The COVID-19 pandemic has posed numerous challenges for school districts across the country — particularly in addressing how to safely feed its students.
Many schools have been forced to rethink meal delivery, as communal cafeterias may pose safety risks. This, in turn, may create an additional deterrent to an already difficult challenge — getting students to eat the most important meal of the day. Breakfast has been shown to have numerous health and educational benefits. However, it’s often the first meal sacrificed as an estimated three million kids who need a healthy breakfast at school, aren’t getting one.
To help address this gap, GENYOUth has donated grab and go meal carts, through a UnitedHealthcare grant, to help students in South Carolina receive this essential meal to start their day. The meal carts are stocked with breakfast foods for students at Lexington High School and Kingstree Middle Magnet School of the Arts — making it easier to safely pick up a nutritious bite to eat before heading to class.
“We sincerely appreciate receiving this grant funding and are so grateful to have this new cart,” said Sally Nicholson, the director of food service and nutrition for Lexington County School District One. “It has been a huge assistance for our school community; especially being able to provide meals to students who need increased support during the pandemic.”
More children are now at risk of food insecurity, due to the ongoing pandemic. In many cases, temporary and long-term school closures have disrupted regular access to food assistance for students who rely on free or reduced priced meals to meet their nutritional needs.
“GENYOUth’s recent survey of 550 school nutrition professionals found that massive school disruptions and record-level unemployment are putting 30 million American kids at risk for hunger,” said Alexis Glick, the CEO of GENYOUth. “Our organization is responding to this urgent need with millions of dollars in school meal delivery grants, in-kind resources and the donation of new grab and go meal carts to schools across the nation. We are appreciative of our partnership with UnitedHealthcare to help us support school communities.”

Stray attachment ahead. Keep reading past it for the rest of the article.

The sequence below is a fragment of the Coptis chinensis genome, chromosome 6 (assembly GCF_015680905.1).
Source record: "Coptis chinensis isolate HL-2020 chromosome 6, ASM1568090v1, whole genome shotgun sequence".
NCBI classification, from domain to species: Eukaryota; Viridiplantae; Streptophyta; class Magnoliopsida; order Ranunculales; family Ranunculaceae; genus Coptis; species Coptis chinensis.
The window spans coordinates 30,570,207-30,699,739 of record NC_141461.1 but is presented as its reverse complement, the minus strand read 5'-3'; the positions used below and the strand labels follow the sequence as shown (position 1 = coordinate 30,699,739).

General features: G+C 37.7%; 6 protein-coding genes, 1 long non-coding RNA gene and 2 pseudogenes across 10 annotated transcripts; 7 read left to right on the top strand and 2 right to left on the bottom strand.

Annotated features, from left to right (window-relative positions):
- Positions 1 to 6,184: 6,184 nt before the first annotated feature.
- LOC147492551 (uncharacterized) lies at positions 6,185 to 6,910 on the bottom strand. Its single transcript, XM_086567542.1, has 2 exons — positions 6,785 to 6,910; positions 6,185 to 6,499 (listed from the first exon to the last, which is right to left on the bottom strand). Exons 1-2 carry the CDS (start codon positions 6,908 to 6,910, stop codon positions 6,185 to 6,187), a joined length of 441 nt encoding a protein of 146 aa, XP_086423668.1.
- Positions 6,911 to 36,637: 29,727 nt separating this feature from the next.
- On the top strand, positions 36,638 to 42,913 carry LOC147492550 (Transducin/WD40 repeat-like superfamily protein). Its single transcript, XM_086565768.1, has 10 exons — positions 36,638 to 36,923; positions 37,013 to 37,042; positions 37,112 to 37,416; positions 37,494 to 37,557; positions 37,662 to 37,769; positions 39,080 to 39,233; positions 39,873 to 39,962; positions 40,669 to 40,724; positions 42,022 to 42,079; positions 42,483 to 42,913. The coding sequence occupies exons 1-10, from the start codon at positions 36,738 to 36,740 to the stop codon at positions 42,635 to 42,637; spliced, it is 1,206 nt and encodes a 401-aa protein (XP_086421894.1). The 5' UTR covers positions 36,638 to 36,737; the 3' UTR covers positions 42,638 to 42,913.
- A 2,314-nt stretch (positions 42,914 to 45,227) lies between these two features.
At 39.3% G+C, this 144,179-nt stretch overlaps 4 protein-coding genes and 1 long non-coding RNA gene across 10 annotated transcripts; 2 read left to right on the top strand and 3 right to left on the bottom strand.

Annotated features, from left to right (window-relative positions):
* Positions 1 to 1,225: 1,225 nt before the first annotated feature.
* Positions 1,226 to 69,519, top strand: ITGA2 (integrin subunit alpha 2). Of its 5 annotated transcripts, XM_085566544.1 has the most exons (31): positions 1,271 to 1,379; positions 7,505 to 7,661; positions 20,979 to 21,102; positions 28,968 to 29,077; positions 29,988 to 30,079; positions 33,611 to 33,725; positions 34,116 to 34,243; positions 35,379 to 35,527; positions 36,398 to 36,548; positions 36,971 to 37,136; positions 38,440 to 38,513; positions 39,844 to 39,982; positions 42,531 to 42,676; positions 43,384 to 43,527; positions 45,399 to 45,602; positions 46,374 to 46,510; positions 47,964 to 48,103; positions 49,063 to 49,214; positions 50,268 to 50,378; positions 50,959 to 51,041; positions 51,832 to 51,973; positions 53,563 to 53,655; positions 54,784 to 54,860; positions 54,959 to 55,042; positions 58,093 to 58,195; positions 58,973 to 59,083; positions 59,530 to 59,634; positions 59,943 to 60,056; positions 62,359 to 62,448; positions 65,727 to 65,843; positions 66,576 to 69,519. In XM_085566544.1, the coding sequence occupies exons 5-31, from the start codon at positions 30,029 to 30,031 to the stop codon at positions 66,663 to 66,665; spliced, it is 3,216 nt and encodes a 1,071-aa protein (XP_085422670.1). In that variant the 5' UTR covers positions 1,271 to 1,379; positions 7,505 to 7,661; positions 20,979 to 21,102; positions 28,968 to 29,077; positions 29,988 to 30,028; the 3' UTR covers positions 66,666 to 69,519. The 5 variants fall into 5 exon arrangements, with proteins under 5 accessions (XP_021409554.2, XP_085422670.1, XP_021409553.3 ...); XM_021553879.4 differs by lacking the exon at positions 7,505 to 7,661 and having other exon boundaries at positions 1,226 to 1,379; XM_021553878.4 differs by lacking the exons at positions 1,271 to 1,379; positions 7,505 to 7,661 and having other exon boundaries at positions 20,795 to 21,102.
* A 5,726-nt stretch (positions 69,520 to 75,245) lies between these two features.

The grab and go style breakfast helps overcome obstacles that could interfere with students getting a balanced meal. A GENYOUth report found that when breakfast can come to students where they are, those who receive free and reduced priced meals may be more willing to participate.
“UnitedHealthcare recognizes that food insecure students face significant barriers to academic achievement – physically, emotionally, cognitively and behaviorally – making it difficult for them to reach their full potential,” said Wanda Coley, vice president of strategy for Medicare & Retirement for UnitedHealthcare. “Our hope is that in working with GENYOUth to provide grab and go breakfast carts, students will have access to nutritious food items and be ready to learn.”
GENYOUth has delivered 500 grab and go meal carts to schools across the U.S. since the program’s inception in 2017. The food carts will remain at both South Carolina schools to support serving school meals for the remainder of the year and for years to come.